On the other hand, Augustine thinks in the following way about moral weakness; you can know what is wrong and right, and still do it wrong. Why is this? . It is because God gives us freedom, and the capacity to choose between right or wrong and good or evil. The only possible solution for Augustine in order to act ethically is to put our faith to God.

For Augustine to have faith in God means to live in the light. You have to stay faithful to the light. It is not essay, since there are a lot of desires and pressures that can drive you in some other direction. Something that Augustine mentions as being a good help for staying inside the light is remembering.

A good example of how overcoming moral weakness in Augustine life, is when he met some fellow students coming from dinner and he refused to go with them to this cruel game which he used to love. He wanted to stop watching those fights because he thought they were not morally right, but at the same time he was not able to quit watching them. Until he realized that in order to do the right thing and chose the moral act, he needed God.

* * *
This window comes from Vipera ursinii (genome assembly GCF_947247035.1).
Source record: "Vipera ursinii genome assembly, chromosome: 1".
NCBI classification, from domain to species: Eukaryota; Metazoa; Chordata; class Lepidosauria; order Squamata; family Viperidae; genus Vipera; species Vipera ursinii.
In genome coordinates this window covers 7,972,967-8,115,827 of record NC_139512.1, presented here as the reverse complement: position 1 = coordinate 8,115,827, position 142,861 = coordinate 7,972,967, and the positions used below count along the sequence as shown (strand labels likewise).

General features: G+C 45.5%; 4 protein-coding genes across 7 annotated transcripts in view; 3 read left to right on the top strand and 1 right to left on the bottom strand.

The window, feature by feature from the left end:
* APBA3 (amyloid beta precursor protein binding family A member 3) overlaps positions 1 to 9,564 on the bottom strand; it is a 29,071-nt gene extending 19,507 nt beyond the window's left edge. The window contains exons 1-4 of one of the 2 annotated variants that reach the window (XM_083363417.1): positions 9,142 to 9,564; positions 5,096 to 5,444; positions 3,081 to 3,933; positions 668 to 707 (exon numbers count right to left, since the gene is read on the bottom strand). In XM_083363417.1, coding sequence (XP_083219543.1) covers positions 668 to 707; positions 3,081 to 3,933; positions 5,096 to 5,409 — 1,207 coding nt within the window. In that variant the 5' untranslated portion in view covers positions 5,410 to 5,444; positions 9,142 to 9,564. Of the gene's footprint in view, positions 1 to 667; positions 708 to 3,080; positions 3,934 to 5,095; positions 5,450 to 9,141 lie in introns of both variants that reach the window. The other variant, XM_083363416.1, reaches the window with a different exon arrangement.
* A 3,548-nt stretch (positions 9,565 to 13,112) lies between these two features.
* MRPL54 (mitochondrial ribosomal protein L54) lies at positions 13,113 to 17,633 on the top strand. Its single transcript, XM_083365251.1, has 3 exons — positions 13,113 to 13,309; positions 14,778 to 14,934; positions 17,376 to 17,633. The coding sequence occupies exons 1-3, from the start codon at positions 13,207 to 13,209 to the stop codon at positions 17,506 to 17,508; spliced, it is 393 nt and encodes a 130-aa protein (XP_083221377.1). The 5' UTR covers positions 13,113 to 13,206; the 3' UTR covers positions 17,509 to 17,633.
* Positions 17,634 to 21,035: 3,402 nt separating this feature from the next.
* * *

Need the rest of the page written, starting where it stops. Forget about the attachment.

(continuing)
As he says, the key factor for the overcoming of your in-moral actions is to believe that God will forgive everything and that He will bring you graze.

Humans have desires. When choosing between one action (desire) over the other (reason), the probability of making the same choice again increases because of the feeling that you get from it (habituation; which will form your character). This desire, whether if is good or bad adds up.

In Augustine particular case, sex and power were the two most important things in his life. Those things that you believe most important to you are going to affect directly into the decisions of your actions. The only thing that can change those decisions in a person life is love. What changed Augustine from his moral weakness was the new path taken. This was the falling in love with God. So, for Augustine all the good things are only possible with God. It is the only way to have a good life, and he gives his life as an example that our only goodness comes from God.